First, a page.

Upon registration and selecting the payment tier, users will be brought to an easy to navigate dashboard. Users will be pleased to find that the dashboard is clean and organizes all of the boards to allow for quick access.

Screenshot from https://www.mural.co/

Personally, I found the integration of a Teachers/Educators section under the “Learn” tab to the left of the screen exceptionally useful. Here, educators can learn more about the functionally of Mural and its application for classroom specific tasks.

Screenshot from https://www.mural.co/

Mural offers an extensive library of templates that are accessible at at price point. While many templates offer tremendous capability, I felt that the real power of the application comes with templates that allow students opportunity to collaboratively brainstorm. Included below is a screenshot that demonstrates the extensiveness of the template. Instructions are included that help users prepare a board, and explain to users what is expected.

Screenshot from https://www.mural.co/

Here, members of this board have the ability to collaborate in real time by categorizing ideas and then adding digital sticky notes to the area of the page they see best fit. Additionally, students have the ability to include images, text, and other media in real-time. Similar to Google Jam Board, Mural extends its functionality by allowing greater capacity for students to share ideas in a more succinct and clear manner.


  • The free option is loaded with options
  • User friendly interface
  • Boards can be categorized succinctly for easy navigation
  • Easy collaboration
  • Comprehensive “Learn” section
  • Accessible


  • Not designed for younger learners (would strongly suggest using for grades 9-12)
  • Steeper learning curve than Google Jam Board
  • Lacks integration to video chat

Final Thoughts

The free version of Mural is definitely worth a try. I strongly suggest teachers consider their learners prior to integrating this into a classroom…in many instances, Google Jam Board would be a very good option. However, the mind mapping and collaborative tools are far more extensive than similar interfaces. Mural is easy to navigate and the multitude of templates makes this very appealing cross-curricularly.

Course Profile

Course Overview: Wellness 10

Target Audience

Wellness 10 is designed for students in grade 10. Most students registered in this class are 15 or 16 years old. However, a requirement for graduation in Saskatchewan that students complete either Wellness 10 or Physical Education 20 or 30. Therefore, it is possible that older students may choose this in order to complete graduation criteria.

This course is being designed for a rural school setting and will be delivered as a split class with Physical Education 9. Additionally, it should be noted that the school is comprised of 70% indigenous students, many of whom are bussed to the school from surrounding reserves. In order to create a culturally inclusive classroom many indigenous ways of learning will be incorporated to ensure student success.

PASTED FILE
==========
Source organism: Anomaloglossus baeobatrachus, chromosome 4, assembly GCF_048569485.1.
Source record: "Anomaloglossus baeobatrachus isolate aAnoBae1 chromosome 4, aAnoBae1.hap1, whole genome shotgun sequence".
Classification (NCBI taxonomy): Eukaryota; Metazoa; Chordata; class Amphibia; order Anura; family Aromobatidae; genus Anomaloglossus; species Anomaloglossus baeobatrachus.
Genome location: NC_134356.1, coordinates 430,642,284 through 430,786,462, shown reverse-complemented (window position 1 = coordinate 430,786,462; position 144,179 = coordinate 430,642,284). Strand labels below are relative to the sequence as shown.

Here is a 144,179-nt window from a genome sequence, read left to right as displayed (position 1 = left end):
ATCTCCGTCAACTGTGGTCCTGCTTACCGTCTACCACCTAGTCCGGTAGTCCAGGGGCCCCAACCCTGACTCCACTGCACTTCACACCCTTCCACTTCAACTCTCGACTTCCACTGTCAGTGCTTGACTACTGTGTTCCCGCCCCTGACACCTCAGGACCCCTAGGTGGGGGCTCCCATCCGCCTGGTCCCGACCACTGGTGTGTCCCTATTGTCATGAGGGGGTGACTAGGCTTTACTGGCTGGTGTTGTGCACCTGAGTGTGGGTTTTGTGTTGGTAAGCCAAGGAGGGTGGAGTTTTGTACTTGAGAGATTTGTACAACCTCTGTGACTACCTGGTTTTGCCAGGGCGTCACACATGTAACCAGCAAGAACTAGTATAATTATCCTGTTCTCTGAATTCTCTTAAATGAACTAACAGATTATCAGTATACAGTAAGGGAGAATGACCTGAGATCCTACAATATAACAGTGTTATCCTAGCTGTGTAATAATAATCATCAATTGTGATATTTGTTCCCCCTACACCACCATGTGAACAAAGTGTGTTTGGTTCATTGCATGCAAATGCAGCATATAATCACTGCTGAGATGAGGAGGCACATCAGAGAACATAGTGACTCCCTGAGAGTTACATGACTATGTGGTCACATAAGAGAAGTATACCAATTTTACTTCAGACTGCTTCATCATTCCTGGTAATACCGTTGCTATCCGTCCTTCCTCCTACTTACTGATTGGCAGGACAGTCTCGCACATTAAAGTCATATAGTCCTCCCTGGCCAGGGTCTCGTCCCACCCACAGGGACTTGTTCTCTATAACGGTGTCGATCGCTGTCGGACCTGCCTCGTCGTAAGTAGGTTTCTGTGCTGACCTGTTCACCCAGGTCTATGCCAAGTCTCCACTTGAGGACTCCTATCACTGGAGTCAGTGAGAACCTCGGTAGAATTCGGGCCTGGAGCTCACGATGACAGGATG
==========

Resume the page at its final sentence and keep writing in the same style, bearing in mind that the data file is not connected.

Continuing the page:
Wellness 10 will be completed over one semester. However, by design, it may be implemented in either first or second semester.

Course Delivery

The nature of Wellness 10 allows flexibility in course delivery. While daily in-person learning will be required to complete the fitness and physical activity components of the course, there is a great opportunity to create an asynchronous blended learning environment that compliments in-class fitness, game, and sport participation. The asynchronous blended learning environment will allow students to work at their own pace throughout the semester to complete modules in whatever order the desire. Students will be able to complete lessons and assessment activities at home. Modules will be designed to include instructional pieces in the format of videos, slides, and written instructions.

Students will complete modules through Google Classroom, a Learning Management System structured around an easy to navigate user interface. Modules will include learning activities that embed student-focused activities to ensure engagement, formative assessment activities, and will culminate in a summative assessment. All modules will be accessible to students and can be completed at an individual pace. I believe that Wellness 10 is best structured and delivered when students can engage in learning in a more dynamic way so as to mirror the purpose and the outcomes of the course.

Course Objectives and Learning Outcomes

The purpose of Wellness 10 is a reflection of the K-12 aims of Health education and Physical Education. Based upon the K-12 aims of Health Education and Physical Education, the purpose of Wellness 10 is to develop confident and competent students who understand, appreciate, and engage in a balanced healthy and active lifestyle. The outcomes from the Saskatchewan Curriculum for Wellness 10 will be used in this course. Note: for the purposes of this prototype course the following TWO outcomes have been selected for inclusion (essential questions have been included to support the development of the modules):

  • W1 Evaluate one’s understanding of wellness while participating in various learning opportunities that balance the dimensions of wellness (i.e., physical, psychological, social, spiritual, environmental).
  • Essential Questions
    1. What is a balanced and happy life?
    2. How can I develop a balanced and happy life?
    3. What are my personal challenges in achieving a balanced and healthy life?